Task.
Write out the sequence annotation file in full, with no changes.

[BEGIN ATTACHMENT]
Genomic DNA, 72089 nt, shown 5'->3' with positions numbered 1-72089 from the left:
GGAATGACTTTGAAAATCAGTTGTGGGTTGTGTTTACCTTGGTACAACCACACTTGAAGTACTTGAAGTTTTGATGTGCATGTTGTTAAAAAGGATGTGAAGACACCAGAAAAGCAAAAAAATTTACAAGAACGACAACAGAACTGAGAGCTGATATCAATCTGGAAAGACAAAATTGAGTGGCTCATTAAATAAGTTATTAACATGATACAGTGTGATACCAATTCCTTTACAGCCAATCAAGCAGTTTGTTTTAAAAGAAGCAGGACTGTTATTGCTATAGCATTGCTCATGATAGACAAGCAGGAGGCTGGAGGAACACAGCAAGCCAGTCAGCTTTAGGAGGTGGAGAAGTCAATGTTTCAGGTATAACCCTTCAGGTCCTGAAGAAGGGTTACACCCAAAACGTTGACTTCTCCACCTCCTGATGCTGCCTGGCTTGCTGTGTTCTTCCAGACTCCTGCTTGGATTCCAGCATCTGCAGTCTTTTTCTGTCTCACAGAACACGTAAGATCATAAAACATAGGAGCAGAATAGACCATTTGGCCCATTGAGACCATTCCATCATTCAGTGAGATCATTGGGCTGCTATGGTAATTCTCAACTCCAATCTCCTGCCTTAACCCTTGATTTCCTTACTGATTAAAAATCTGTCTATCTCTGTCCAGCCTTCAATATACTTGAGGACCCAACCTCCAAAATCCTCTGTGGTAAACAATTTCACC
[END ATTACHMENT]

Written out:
Genomic DNA, 72089 nt, shown 5'->3' with positions numbered 1-72089 from the left:
GGAATGACTTTGAAAATCAGTTGTGGGTTGTGTTTACCTTGGTACAACCACACTTGAAGTACTTGAAGTTTTGATGTGCATGTTGTTAAAAAGGATGTGAAGACACCAGAAAAGCAAAAAAATTTACAAGAACGACAACAGAACTGAGAGCTGATATCAATCTGGAAAGACAAAATTGAGTGGCTCATTAAATAAGTTATTAACATGATACAGTGTGATACCAATTCCTTTACAGCCAATCAAGCAGTTTGTTTTAAAAGAAGCAGGACTGTTATTGCTATAGCATTGCTCATGATAGACAAGCAGGAGGCTGGAGGAACACAGCAAGCCAGTCAGCTTTAGGAGGTGGAGAAGTCAATGTTTCAGGTATAACCCTTCAGGTCCTGAAGAAGGGTTACACCCAAAACGTTGACTTCTCCACCTCCTGATGCTGCCTGGCTTGCTGTGTTCTTCCAGACTCCTGCTTGGATTCCAGCATCTGCAGTCTTTTTCTGTCTCACAGAACACGTAAGATCATAAAACATAGGAGCAGAATAGACCATTTGGCCCATTGAGACCATTCCATCATTCAGTGAGATCATTGGGCTGCTATGGTAATTCTCAACTCCAATCTCCTGCCTTAACCCTTGATTTCCTTACTGATTAAAAATCTGTCTATCTCTGTCCAGCCTTCAATATACTTGAGGACCCAACCTCCAAAATCCTCTGTGGTAAACAATTTCACC